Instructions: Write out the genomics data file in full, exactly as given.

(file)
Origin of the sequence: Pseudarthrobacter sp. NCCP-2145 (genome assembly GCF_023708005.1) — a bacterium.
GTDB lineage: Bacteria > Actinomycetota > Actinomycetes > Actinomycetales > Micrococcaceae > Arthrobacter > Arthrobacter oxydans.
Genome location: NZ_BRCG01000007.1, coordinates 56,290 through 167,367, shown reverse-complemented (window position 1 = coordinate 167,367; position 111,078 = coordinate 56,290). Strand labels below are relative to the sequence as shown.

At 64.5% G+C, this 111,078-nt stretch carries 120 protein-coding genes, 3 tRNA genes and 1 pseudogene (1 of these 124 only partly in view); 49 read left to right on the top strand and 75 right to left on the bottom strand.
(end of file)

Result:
Origin of the sequence: Pseudarthrobacter sp. NCCP-2145 (genome assembly GCF_023708005.1) — a bacterium.
GTDB lineage: Bacteria > Actinomycetota > Actinomycetes > Actinomycetales > Micrococcaceae > Arthrobacter > Arthrobacter oxydans.
Genome location: NZ_BRCG01000007.1, coordinates 56,290 through 167,367, shown reverse-complemented (window position 1 = coordinate 167,367; position 111,078 = coordinate 56,290). Strand labels below are relative to the sequence as shown.

At 64.5% G+C, this 111,078-nt stretch carries 120 protein-coding genes, 3 tRNA genes and 1 pseudogene (1 of these 124 only partly in view); 49 read left to right on the top strand and 75 right to left on the bottom strand.